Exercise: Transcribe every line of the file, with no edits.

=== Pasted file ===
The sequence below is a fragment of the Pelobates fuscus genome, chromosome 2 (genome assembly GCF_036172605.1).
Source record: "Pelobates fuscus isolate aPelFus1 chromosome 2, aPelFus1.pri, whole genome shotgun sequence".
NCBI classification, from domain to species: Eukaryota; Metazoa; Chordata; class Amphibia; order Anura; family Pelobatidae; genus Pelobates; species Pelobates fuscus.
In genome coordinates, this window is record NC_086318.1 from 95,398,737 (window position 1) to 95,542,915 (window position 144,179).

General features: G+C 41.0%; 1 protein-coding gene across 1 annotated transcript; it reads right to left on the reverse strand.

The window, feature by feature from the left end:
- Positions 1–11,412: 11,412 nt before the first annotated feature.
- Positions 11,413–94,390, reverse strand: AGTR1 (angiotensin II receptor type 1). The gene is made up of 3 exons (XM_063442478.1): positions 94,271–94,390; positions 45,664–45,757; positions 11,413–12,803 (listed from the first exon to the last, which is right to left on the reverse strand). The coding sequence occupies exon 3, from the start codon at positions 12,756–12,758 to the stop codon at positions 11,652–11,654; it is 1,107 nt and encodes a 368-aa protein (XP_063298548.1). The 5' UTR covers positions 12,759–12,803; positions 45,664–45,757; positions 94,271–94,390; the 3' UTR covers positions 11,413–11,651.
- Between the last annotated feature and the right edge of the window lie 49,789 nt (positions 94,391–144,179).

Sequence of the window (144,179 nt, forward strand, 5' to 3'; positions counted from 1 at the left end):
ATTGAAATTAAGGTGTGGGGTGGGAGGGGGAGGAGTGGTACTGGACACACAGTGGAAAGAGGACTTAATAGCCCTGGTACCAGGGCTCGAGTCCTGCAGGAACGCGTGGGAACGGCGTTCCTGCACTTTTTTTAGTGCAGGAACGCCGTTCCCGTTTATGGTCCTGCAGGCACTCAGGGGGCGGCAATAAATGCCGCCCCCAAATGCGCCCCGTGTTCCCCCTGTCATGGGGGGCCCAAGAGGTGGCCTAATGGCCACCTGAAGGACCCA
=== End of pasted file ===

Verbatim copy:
The sequence below is a fragment of the Pelobates fuscus genome, chromosome 2 (genome assembly GCF_036172605.1).
Source record: "Pelobates fuscus isolate aPelFus1 chromosome 2, aPelFus1.pri, whole genome shotgun sequence".
NCBI classification, from domain to species: Eukaryota; Metazoa; Chordata; class Amphibia; order Anura; family Pelobatidae; genus Pelobates; species Pelobates fuscus.
In genome coordinates, this window is record NC_086318.1 from 95,398,737 (window position 1) to 95,542,915 (window position 144,179).

General features: G+C 41.0%; 1 protein-coding gene across 1 annotated transcript; it reads right to left on the reverse strand.

The window, feature by feature from the left end:
- Positions 1–11,412: 11,412 nt before the first annotated feature.
- Positions 11,413–94,390, reverse strand: AGTR1 (angiotensin II receptor type 1). The gene is made up of 3 exons (XM_063442478.1): positions 94,271–94,390; positions 45,664–45,757; positions 11,413–12,803 (listed from the first exon to the last, which is right to left on the reverse strand). The coding sequence occupies exon 3, from the start codon at positions 12,756–12,758 to the stop codon at positions 11,652–11,654; it is 1,107 nt and encodes a 368-aa protein (XP_063298548.1). The 5' UTR covers positions 12,759–12,803; positions 45,664–45,757; positions 94,271–94,390; the 3' UTR covers positions 11,413–11,651.
- Between the last annotated feature and the right edge of the window lie 49,789 nt (positions 94,391–144,179).

Sequence of the window (144,179 nt, forward strand, 5' to 3'; positions counted from 1 at the left end):
ATTGAAATTAAGGTGTGGGGTGGGAGGGGGAGGAGTGGTACTGGACACACAGTGGAAAGAGGACTTAATAGCCCTGGTACCAGGGCTCGAGTCCTGCAGGAACGCGTGGGAACGGCGTTCCTGCACTTTTTTTAGTGCAGGAACGCCGTTCCCGTTTATGGTCCTGCAGGCACTCAGGGGGCGGCAATAAATGCCGCCCCCAAATGCGCCCCGTGTTCCCCCTGTCATGGGGGGCCCAAGAGGTGGCCTAATGGCCACCTGAAGGACCCA